Abstract: Discovery of (strong) association rules, or implications, is an important task in data management, and it finds application in artificial intelligence, data mining and semantic web. We introduce the novel approach for the discovery of a specific set of implications, called the D-basis, which provides a representation for a reduced binary table, based on the structure of its Galois lattice. At the core of the method is the D-relation defined in the lattice theory framework, and the hypergraph dualization algorithm that allows to effectively produce the set of transversals for a given Sperner hypergraph. The latter algorithm developed by specialists from Rutgers Center for Operations Research and further improved by specialists from National Institute of Informatics in Japan, has already found numerous applications in solving the optimization problems in data base theory, artificial intelligence and game theory. This is joint work with J.B.Nation (University of Hawaii).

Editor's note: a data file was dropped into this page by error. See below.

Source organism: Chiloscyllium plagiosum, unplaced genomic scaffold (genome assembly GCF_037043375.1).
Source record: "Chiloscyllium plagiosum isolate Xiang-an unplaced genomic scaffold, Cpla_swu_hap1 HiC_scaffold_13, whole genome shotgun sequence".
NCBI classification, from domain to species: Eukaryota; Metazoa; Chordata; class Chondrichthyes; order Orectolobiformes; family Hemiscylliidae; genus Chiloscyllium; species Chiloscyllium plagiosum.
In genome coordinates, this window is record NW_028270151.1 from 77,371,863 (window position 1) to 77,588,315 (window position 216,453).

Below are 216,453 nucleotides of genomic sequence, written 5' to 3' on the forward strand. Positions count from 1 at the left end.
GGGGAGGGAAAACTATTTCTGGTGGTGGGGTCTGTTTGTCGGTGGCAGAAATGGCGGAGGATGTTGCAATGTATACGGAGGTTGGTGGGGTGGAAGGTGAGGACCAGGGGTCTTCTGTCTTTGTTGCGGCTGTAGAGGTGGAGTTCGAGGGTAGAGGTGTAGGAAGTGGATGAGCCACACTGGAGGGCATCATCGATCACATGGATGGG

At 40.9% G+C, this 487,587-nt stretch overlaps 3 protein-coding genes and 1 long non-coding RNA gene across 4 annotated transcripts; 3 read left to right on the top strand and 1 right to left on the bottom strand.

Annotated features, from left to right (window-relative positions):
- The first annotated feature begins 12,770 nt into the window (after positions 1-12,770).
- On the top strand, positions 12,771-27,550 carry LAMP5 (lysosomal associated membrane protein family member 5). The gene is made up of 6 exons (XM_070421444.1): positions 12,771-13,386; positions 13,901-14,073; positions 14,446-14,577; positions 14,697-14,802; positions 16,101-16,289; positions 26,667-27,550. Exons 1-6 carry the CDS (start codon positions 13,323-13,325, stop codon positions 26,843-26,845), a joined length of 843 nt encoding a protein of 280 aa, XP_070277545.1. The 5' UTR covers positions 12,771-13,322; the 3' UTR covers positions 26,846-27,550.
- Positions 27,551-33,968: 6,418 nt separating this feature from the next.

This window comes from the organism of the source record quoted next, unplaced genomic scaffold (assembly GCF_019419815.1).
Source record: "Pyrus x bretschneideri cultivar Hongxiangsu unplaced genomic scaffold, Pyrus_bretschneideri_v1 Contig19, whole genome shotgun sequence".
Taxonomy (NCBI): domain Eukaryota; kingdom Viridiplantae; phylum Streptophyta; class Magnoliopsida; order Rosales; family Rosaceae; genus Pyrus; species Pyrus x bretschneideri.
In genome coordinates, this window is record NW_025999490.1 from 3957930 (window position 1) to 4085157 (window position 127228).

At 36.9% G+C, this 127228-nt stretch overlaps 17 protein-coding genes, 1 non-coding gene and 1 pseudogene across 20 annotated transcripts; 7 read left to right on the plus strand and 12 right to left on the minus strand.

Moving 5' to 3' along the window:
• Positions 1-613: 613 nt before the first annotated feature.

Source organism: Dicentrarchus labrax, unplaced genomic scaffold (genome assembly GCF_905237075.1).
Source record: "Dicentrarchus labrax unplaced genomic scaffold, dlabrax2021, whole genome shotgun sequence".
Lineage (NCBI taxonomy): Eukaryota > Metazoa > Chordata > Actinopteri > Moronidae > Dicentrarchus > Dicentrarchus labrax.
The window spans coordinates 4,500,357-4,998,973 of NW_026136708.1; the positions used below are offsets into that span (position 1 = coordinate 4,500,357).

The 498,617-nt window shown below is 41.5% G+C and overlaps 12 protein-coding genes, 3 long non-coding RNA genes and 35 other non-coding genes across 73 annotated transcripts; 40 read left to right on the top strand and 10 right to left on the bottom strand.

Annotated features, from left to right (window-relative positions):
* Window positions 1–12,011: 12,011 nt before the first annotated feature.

Previous Speakers

Spring 2013
Fall 2012
Spring 2012
Fall 2011
Spring 2011
Previous Talks hosted by Janos Pach